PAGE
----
Our opinion in Luna is instructive. See United States v. Luna, 165 F.3d 316 (5th Cir. 1999). Luna was convicted of knowingly possessing stolen firearms. Id. at 318. The district court enhanced his sentence under both § 2K2.1(b)(4) for possessing a stolen gun and (b)(5) [current (b)(6)(B)] for possessing the same gun during a burglary. Id. at 322. We affirmed because “we perceive[d] significant differences between the two subsections.” Ibid. While (b)(4) applied “ipso facto” because Luna possessed a stolen firearm and would have applied regardless of its use in a burglary or another felony, the enhancement under then-(b)(5) applied only because the firearm was “involved in another felony offense.” Id. at 323. We reasoned that then-(b)(5)'s language reflected the “greatly increased” “potential for harm” that arises from possessing a gun in connection with a burglary, “thereby justifying the additional enhancement.” Ibid. In other words, the enhancements punished different aspects of factually identical conduct, so it was permissible to apply both.

The same logic applies here. Subsection (b)(5) applies “ipso facto” if the defendant “engaged in the trafficking of firearms.” U.S.S.G. § 2K2.1(b)(5). By contrast, (b)(6)(B) applies only if he did so to facilitate “another felony offense”—here the conspiracy to distribute narcotics. U.S.S.G. § 2K2.1(b)(6)(B). As such, the court did not apply both enhancements based on “the same [firearms-] trafficking offense” but instead enhanced Singletary's sentence to reflect his involvement in two distinct offenses. Velasquez, 825 F.3d at 259. Consequently, the district court did not plainly err by applying both enhancements.



1.   Specifically, his attorney stated she would “like to shadow the objections that were made by [the attorneys for two co-conspirators], and specifically the application of Section 2K2.1(b)(6)(B) penalizing—automatically enhanc[ing] the guideline range for the conduct, the basic elements of the offense.” The co-conspirators' attorneys objected to applying (b)(6)(B) as a form of “double counting” by enhancing the offense for “the charge itself,” which was “possessing firearms in the course of committing a drug-related felony.”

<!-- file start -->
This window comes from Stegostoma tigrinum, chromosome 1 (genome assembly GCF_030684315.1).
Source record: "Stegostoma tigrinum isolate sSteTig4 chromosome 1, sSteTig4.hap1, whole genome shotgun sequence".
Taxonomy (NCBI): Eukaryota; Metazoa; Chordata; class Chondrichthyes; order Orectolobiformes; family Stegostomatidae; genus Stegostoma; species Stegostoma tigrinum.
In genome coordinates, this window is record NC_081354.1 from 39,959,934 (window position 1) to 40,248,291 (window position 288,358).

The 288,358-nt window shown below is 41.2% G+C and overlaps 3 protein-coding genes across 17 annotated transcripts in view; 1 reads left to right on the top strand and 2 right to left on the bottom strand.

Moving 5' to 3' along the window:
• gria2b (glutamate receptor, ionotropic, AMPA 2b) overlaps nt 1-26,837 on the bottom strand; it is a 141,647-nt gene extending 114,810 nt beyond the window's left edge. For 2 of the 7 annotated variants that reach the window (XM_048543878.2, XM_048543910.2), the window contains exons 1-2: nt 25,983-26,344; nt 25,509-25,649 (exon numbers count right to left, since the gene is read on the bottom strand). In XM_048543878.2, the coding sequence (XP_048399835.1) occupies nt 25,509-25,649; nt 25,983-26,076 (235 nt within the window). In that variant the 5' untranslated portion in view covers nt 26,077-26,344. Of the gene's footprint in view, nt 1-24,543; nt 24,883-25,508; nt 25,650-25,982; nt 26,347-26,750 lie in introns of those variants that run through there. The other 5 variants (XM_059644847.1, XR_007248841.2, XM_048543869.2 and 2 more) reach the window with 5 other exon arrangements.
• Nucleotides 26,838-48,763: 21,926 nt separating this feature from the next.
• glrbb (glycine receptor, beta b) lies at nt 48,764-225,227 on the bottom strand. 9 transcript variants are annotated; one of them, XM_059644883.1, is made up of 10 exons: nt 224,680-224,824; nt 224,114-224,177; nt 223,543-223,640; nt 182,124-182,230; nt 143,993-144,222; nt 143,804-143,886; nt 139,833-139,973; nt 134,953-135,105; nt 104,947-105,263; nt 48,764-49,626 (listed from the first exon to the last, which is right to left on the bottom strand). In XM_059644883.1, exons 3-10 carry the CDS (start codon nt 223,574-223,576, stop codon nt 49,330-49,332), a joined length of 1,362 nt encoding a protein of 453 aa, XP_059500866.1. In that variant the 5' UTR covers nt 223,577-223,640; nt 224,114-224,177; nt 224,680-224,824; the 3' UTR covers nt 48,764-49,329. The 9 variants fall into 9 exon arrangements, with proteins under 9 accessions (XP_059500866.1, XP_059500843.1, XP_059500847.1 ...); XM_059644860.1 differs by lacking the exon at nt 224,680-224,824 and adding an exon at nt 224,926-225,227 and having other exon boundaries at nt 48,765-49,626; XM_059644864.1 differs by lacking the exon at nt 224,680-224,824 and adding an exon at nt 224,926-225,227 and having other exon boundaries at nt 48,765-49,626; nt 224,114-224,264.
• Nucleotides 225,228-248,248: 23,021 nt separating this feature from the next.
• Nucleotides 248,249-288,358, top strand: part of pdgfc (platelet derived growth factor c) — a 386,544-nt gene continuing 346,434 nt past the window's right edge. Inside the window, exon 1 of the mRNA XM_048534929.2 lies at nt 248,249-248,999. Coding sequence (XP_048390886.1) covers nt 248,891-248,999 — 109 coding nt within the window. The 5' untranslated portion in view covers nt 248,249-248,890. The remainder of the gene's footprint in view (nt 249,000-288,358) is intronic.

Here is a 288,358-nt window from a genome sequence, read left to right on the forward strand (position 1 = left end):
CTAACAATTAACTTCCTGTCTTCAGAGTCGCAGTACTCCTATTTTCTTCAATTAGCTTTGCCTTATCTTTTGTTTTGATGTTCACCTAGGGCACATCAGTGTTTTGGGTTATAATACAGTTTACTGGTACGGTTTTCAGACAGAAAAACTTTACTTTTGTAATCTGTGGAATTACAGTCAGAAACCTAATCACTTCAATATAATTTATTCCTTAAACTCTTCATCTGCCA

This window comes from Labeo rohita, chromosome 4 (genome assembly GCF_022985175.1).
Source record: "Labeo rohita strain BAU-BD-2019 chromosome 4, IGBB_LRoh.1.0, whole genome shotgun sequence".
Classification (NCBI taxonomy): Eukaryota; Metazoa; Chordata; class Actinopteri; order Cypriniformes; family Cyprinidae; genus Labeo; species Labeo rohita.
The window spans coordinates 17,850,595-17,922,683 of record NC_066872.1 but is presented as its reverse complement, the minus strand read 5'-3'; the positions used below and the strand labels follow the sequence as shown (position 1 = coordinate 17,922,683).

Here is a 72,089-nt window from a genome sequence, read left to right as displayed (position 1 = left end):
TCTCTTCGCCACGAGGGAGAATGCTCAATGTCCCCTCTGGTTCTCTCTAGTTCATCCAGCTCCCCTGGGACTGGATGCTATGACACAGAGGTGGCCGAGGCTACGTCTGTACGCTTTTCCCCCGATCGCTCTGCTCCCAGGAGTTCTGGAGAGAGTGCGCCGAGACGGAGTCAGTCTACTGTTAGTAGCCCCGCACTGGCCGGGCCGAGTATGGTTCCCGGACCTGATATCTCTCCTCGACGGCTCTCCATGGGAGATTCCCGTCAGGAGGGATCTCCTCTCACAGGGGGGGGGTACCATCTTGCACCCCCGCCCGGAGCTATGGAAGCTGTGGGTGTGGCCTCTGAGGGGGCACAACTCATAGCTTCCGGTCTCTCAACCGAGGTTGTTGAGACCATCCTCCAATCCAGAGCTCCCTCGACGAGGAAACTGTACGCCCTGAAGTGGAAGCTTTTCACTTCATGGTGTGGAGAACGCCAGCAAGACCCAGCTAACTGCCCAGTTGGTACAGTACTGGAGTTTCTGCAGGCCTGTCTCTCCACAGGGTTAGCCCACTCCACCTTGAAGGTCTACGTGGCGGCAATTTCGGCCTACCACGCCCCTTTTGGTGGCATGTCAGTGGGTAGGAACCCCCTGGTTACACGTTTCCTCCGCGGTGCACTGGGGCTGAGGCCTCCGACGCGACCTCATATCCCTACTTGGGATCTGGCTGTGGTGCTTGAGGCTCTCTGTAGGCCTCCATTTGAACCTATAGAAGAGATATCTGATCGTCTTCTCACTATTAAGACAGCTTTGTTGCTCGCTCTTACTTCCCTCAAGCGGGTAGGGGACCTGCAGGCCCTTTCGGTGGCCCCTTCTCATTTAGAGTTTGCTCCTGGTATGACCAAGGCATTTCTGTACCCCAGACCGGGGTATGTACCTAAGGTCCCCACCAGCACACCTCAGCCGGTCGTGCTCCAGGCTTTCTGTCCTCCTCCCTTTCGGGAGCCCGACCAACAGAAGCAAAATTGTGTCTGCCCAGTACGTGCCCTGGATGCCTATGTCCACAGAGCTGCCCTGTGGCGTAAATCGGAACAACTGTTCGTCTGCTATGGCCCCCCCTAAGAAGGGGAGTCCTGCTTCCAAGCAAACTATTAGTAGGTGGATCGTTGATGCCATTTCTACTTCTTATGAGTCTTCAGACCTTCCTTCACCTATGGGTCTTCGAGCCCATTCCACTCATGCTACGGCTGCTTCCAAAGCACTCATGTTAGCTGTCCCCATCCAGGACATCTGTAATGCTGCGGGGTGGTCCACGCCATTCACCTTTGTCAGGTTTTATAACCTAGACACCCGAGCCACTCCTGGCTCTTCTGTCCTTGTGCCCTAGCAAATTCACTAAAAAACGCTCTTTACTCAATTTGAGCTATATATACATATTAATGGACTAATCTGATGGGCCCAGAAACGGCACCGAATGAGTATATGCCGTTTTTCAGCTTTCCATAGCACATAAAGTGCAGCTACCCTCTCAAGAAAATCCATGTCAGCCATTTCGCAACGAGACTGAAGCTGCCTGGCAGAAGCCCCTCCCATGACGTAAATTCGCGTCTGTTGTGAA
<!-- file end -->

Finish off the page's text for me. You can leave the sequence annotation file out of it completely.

2.   Singletary's attorney did so by objecting to (b)(6)(B)'s “automatically enhanc[ing] the guideline range for ․ the basic elements of the offense,” and by stating she incorporated Singletary's co-conspirators' objections to “double counting” based on “the charge itself.” That objection was “sufficiently specific to alert the district court to the nature of the alleged error and to provide an opportunity for correction.” United States v. Neal, 578 F.3d 270, 272 (5th Cir. 2009) (citation omitted).

3.   A prior version of the clause omitted the “the” in the present clause, defining “another felony offense” as “offenses other than explosives or firearms possession or trafficking offenses.” Id. at 254 & n.22 (quoting U.S.S.G. § 2K2.1 cmt. n.15 (2005)). This different phrasing led other circuits to read the enhancement as “categorically excluding firearms possession and trafficking offenses.” Id. at 254 & n.21 (collecting decisions). Today's version—amended in 2006 to exclude only “the explosive or firearms possession or trafficking offense”—is the one applicable here. Id. at 254 (emphasis added).

4.   See also, e.g., United States v. Perez, 585 F.3d 880, 888–89 (5th Cir. 2009) (affirming (b)(6)(B) enhancement because federal firearm-possession conviction was “sufficiently distinct” from discharging the gun in violation of Texas law); United States v. Armstead, 114 F.3d 504, 510, 512–13 (5th Cir. 1997) (rejecting defendants' argument that enhancement based on state burglary punished them twice for the conduct underlying their federal conviction of stealing firearms from a licensed firearms dealer).

Stuart Kyle Duncan, Circuit Judge: